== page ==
Published Author. Those words feel really good. They sound really good. You know what? They sound impressive. Published Author. Say it with a british accent. It's even better.

   But you know what? After a few minutes of celebration, I fed my children lunch. And at the table, Jane and Max were full of questions about suns, stars, and planets. So we retreated to the computer to look at pictures of Outer Space. We talked about the Milky Way. And which stars are bigger than our sun? Can we see them at night time? When will our sun run out? Will it get big and red? Why on earth did they name a star Betelgeuse? What's a black hole? Could one suck up our sun? How do stars die? Do they kill each other?

   And in that moment, I did something even more important than getting published. I was a mother. I was a teacher. I loved someone with every fiber of my being and held them close and shared with them a passion. I took a question and replaced it with wonder and awe and understanding. I helped little human beings grow just a little closer to being adults with reverence and knowledge.

  The truth is, a lot of people will see my name by that article. Very few people will know about what I did after writing it, before writing it, inbetween revisions, on the way to the post office to mail it, during the long months of waiting.

   I was a mother. I am a mother.

   Today I felt successful. And it felt good. It always feels good to put your heart into something and have someone tell you it is good. Heck, to pay you for it!

   The world puts little real stock in motherhood and what I do day in and day out. But I want you to know that I know it's important. It's most important. I love what I do. I chose it over many other good options. I was "successful" before today because I have invested in the people around me, friends and family. I put my heart out there every day. I strive to make my home an emotional safe haven. I love my children, and worry about them, and care for them, and teach them. I work and improve and evaluate and try again. I forgive and offer grace to myself and to others.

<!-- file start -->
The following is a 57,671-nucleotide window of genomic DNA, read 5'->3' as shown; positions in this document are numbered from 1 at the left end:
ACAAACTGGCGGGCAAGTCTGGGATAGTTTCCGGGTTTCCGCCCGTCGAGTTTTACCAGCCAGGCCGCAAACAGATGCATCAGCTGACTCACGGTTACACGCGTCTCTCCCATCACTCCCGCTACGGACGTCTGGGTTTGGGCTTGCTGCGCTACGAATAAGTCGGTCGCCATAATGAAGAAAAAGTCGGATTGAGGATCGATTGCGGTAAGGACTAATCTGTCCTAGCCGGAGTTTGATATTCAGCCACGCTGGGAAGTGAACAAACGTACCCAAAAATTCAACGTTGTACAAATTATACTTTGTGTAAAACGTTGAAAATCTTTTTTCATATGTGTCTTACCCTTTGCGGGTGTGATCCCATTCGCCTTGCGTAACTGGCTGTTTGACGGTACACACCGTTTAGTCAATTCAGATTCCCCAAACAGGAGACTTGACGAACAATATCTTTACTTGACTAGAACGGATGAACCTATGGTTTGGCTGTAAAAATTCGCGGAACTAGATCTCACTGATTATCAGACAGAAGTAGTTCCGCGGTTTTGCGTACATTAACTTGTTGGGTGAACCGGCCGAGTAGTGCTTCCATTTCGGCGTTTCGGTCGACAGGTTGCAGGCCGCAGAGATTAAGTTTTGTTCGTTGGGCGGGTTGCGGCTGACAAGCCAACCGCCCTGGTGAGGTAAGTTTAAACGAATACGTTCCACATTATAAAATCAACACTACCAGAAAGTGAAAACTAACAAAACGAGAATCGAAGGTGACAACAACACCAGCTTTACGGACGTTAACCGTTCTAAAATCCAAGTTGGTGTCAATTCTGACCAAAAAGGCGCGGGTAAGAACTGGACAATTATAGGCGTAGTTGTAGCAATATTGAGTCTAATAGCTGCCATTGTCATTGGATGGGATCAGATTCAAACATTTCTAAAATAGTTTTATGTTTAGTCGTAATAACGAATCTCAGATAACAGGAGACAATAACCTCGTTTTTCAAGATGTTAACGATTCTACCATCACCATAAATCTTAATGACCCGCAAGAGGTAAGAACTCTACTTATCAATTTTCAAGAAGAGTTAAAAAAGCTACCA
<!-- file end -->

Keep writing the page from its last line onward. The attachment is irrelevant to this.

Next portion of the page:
And that alone makes me successful.

   I don't need a tag line for that.

Thursday, July 24, 2014

Verses for chores and transitions

I've been having a bit of a hard time getting Max to follow instruction the last week. However, I dove back in to some of the Waldorf parenting and education stuff that I love so much and refreshed my memory on some good techniques. One of these is easing transition times through song. A lot of what I saw as failing to follow instructions was partially just not wanting to transition from playing to whatever else. But in the last two days when I've begun transitions with singing, things have been so much smoother. Max stops what he's doing and comes out smiling and knows what is coming. Sometimes he still takes a bit of prodding, but it is much more peaceful than before. The singing probably helps me be more patient as well.


I think the other secret to this change in our household dynamics is that I've made sure to do everything with him. Instead of just telling him to clean up the toys, I sing the verse and begin to do it and have him help me. This is much better than telling him and telling him and then finally shouting "PICK UP YOUR TOYS!" He's still only four after all. This also applies to transitioning to outside playtime. The kids are much easier to get out the door when I'm heading that way too. I've been reminded how important modeling is with young children, and let's be honest, it's hard to get angry at someone singing and smiling and inviting you to join them.

So here are some verses I've made up and started using for different parts of our day. You can make up your own tune. I have mine that I use (although some I'm still toying with). If you're really stuck on tunes, let me know, and I'll post a video.

For making beds
(I've found that somewhere around 4-5 children are able to start making their bed themselves. It isn't super pretty, but it's made. Until that age, make it with them. Right now I'm able to make my bed and Jane and Max each make their bed.)